No, this isn’t the Narnia book, despite my last post. I’m talking about Chris Bunch’s novel, though I could understand the confusion. Both are the final volumes of a series and both are about battles that are . . .last? But seriously, they have little in common.

I had strong feelings about this novel as I read it that were turned upside after the final page. It turns out that Bunch wrote this at the end of his life and passed away a year before its publication in 2006. It greatly affected how I interpreted the final line of the series. I won’t spoil it, but I will say our hero’s final wish may have mirrored the author’s after a lifetime of writing fantasy series and for television.

Again, I dislike beginning a series anywhere other than the beginning, but I found it in a bargain bin at Books-a-Million for 75% off, so I said, eh, why not? Getting a cheap book from a series that I had no prior plans to read was worth starting late. My copy is the trade paperback that I so love; as I learned last week, that’s the term for larger format paperbacks. If I can ever get published I’d love to have my work printed this way. It’s so much easier to hold and see the text.

Nice cover art. And since you’re wondering, yes, that’s part of why I picked it up.

The story features Hal, the dragon master, and his dragon, Storm. Hal’s grown bored with life with the wars over and begins looking for his own action. Eventually a nightmare leads him to a distant land covered in demons who are taking the form of dragons. It doesn’t help that they’re killing real dragons.

The dragons in these books are intelligent, but not quite on our level. They seem more like a border collie or parrot upstairs. There’s no talking sadly, though even without being on the level of a human, Storm has plenty of personality. The other real dragons aren’t seen enough to get to know, but I’m sure they’re just lovely (and bitey.)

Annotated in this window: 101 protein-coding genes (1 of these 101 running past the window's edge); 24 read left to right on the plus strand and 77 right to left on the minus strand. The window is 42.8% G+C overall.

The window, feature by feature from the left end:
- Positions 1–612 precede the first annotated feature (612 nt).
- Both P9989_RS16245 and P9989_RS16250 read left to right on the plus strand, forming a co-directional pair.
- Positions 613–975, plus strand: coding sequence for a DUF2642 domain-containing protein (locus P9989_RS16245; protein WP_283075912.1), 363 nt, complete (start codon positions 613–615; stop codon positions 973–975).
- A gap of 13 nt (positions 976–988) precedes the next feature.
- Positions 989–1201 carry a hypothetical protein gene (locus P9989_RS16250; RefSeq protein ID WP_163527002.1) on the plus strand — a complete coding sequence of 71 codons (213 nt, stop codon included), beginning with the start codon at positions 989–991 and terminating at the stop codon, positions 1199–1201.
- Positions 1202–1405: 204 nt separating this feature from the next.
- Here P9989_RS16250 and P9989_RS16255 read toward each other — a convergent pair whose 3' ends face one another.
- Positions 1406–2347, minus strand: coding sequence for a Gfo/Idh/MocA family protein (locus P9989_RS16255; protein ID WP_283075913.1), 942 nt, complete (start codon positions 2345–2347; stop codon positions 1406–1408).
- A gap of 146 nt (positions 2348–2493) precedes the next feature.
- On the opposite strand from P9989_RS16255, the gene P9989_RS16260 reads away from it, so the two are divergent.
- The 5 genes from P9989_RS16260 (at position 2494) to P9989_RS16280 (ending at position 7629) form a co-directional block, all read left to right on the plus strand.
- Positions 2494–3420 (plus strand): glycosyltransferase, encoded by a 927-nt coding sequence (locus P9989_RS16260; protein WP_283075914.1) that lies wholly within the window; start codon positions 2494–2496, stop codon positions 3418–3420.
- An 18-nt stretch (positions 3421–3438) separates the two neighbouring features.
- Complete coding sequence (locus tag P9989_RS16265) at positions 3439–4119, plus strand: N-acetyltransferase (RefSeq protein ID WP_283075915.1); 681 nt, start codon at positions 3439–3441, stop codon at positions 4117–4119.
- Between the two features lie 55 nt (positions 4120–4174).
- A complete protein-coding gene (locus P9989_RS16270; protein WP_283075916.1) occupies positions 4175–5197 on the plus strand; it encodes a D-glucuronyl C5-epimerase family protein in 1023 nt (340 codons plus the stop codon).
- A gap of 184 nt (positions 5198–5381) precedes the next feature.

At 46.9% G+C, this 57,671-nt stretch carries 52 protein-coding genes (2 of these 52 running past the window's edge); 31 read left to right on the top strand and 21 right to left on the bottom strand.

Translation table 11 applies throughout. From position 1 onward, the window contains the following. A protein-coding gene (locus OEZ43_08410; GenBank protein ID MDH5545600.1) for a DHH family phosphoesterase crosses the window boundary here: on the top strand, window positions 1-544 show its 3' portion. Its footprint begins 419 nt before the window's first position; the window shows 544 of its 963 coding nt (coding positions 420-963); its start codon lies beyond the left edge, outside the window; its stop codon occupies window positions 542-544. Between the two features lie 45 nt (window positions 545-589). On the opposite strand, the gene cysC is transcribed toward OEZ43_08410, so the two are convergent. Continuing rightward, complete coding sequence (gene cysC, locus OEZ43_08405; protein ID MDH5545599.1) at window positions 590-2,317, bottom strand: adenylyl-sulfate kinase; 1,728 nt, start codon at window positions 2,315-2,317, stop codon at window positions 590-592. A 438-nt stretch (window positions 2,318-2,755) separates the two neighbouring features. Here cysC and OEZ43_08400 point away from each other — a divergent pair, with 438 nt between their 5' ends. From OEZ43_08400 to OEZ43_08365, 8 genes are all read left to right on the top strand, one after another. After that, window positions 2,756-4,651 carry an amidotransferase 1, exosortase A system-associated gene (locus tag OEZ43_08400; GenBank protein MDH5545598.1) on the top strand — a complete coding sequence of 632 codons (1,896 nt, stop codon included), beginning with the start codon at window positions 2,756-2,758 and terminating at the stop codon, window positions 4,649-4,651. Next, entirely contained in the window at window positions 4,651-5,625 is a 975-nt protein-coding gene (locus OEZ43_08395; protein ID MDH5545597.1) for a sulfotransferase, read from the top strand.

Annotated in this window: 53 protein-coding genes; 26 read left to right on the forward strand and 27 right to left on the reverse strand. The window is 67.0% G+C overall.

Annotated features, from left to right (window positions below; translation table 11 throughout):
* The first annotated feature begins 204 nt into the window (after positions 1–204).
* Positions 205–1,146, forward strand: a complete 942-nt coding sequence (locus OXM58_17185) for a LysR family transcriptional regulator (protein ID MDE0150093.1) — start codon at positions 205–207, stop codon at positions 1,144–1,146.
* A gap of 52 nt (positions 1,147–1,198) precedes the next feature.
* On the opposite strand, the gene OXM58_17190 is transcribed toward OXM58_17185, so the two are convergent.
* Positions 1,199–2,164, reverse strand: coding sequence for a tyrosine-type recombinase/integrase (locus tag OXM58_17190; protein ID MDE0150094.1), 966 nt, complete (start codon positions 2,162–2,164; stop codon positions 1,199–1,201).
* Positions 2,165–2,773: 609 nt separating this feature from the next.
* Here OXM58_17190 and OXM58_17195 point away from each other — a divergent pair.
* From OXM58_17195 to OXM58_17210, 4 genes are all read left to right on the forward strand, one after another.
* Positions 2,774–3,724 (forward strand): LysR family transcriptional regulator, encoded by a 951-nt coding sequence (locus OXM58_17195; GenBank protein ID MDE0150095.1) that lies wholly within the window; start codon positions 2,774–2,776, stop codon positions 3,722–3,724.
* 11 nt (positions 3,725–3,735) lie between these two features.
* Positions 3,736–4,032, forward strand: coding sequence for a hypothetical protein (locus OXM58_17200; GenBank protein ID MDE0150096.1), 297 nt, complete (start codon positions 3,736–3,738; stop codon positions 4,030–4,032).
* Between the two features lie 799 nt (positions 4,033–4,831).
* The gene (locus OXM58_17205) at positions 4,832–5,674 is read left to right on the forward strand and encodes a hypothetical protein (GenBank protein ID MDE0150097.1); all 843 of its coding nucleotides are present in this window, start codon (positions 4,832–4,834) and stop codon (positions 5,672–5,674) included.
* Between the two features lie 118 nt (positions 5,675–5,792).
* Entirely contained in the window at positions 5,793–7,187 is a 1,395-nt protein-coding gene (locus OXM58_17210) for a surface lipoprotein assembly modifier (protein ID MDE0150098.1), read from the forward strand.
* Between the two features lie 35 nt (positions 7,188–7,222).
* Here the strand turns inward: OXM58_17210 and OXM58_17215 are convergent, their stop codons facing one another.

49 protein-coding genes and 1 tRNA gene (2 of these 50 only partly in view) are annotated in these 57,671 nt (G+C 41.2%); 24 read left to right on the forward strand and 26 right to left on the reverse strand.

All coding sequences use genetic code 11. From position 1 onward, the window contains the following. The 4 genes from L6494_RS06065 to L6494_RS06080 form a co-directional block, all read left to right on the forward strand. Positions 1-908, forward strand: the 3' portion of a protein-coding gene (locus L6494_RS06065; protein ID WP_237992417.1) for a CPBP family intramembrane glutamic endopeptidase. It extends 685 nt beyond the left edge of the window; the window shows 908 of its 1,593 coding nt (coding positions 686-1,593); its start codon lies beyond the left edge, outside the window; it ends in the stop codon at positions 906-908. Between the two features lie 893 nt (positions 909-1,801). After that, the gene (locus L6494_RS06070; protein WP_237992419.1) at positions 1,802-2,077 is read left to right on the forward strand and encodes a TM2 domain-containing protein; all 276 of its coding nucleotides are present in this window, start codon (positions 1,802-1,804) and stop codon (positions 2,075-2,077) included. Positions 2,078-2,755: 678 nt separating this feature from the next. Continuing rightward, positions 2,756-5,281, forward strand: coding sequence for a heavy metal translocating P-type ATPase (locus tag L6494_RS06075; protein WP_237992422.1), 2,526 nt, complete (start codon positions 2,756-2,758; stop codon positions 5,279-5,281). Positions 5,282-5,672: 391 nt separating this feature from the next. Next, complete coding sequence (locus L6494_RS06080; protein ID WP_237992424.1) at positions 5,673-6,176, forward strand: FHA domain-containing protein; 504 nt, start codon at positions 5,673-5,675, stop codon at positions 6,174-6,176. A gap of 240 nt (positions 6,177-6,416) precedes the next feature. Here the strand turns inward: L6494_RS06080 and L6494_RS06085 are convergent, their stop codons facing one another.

I get the feeling that most of the character development was done in the first two books. Understandable, and part of why I dislike starting late. Here the action takes off and then ends three hundred pages later without much growth or background for the characters. Hal does reevaluate what he wants in life, and at the end he does change (considering Bunch may be speaking through him, it was rather sad.) It’d be nice to see how he and the others initially developed though.

My initial criticism of the book was that the paragraphs were so short. I remember pages where they were single sentences and at times only a few words. I’m not saying I need an author to go on and on and on, but it takes simplicity to an extreme. That can work well for an affect at times, but while reading I felt Bunch had nothing to say and was hurrying to the end. I began to wonder if a picky editor did this, but after reading of his passing, I also wondered if he truly was trying to get it finished quickly. I have to let it slide here.

Bunch was retired military and reviews of this series have mentioned that he used historical battle strategies throughout. The three kingdoms also represent England, France, and Germany. That may be of interest to history buffs, though I admittedly don’t remember too much of my war history. Now I wish I did. The faux dragon battles at the end were rather enjoyable.

The Last Battle was forgettable from a story standpoint, but remember from the shock after the book had ended. It’d certainly be best to begin this series from the beginning. I think I would have gotten more out of the characters if I knew them better. I might read the first two sometime. We’ll see.

For now I wish everyone a happy new year. I look forward to new adventures and bringing my experiences to everyone. I’ll be sure to get to some movies this coming year too.